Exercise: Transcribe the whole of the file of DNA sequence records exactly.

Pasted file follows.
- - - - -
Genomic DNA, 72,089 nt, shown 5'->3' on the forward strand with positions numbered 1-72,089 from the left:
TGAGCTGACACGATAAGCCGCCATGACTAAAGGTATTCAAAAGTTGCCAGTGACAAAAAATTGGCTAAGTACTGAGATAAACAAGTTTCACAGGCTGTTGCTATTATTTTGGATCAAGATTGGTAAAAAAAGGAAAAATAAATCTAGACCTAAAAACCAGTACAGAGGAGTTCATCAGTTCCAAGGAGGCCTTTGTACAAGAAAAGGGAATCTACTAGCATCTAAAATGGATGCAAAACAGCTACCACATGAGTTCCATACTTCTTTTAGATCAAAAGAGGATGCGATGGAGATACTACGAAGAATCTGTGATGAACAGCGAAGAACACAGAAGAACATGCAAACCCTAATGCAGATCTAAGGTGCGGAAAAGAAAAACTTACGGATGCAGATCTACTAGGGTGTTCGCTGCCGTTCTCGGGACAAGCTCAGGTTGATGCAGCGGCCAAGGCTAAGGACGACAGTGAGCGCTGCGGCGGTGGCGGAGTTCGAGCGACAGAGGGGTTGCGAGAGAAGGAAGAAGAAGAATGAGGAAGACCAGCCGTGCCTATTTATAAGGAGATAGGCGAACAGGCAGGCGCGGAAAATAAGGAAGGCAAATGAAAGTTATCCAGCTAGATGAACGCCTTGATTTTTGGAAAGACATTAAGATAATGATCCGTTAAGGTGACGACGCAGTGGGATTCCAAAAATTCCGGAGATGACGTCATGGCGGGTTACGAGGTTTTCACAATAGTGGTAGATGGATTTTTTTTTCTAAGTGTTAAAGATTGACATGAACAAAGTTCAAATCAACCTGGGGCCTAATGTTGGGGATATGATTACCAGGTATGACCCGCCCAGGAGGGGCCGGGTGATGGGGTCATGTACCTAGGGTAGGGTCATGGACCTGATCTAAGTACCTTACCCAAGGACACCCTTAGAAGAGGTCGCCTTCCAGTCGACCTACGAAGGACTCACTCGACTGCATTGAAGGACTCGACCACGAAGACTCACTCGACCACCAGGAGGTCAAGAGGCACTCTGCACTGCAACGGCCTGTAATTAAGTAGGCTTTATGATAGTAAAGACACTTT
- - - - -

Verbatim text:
Genomic DNA, 72,089 nt, shown 5'->3' on the forward strand with positions numbered 1-72,089 from the left:
TGAGCTGACACGATAAGCCGCCATGACTAAAGGTATTCAAAAGTTGCCAGTGACAAAAAATTGGCTAAGTACTGAGATAAACAAGTTTCACAGGCTGTTGCTATTATTTTGGATCAAGATTGGTAAAAAAAGGAAAAATAAATCTAGACCTAAAAACCAGTACAGAGGAGTTCATCAGTTCCAAGGAGGCCTTTGTACAAGAAAAGGGAATCTACTAGCATCTAAAATGGATGCAAAACAGCTACCACATGAGTTCCATACTTCTTTTAGATCAAAAGAGGATGCGATGGAGATACTACGAAGAATCTGTGATGAACAGCGAAGAACACAGAAGAACATGCAAACCCTAATGCAGATCTAAGGTGCGGAAAAGAAAAACTTACGGATGCAGATCTACTAGGGTGTTCGCTGCCGTTCTCGGGACAAGCTCAGGTTGATGCAGCGGCCAAGGCTAAGGACGACAGTGAGCGCTGCGGCGGTGGCGGAGTTCGAGCGACAGAGGGGTTGCGAGAGAAGGAAGAAGAAGAATGAGGAAGACCAGCCGTGCCTATTTATAAGGAGATAGGCGAACAGGCAGGCGCGGAAAATAAGGAAGGCAAATGAAAGTTATCCAGCTAGATGAACGCCTTGATTTTTGGAAAGACATTAAGATAATGATCCGTTAAGGTGACGACGCAGTGGGATTCCAAAAATTCCGGAGATGACGTCATGGCGGGTTACGAGGTTTTCACAATAGTGGTAGATGGATTTTTTTTTCTAAGTGTTAAAGATTGACATGAACAAAGTTCAAATCAACCTGGGGCCTAATGTTGGGGATATGATTACCAGGTATGACCCGCCCAGGAGGGGCCGGGTGATGGGGTCATGTACCTAGGGTAGGGTCATGGACCTGATCTAAGTACCTTACCCAAGGACACCCTTAGAAGAGGTCGCCTTCCAGTCGACCTACGAAGGACTCACTCGACTGCATTGAAGGACTCGACCACGAAGACTCACTCGACCACCAGGAGGTCAAGAGGCACTCTGCACTGCAACGGCCTGTAATTAAGTAGGCTTTATGATAGTAAAGACACTTT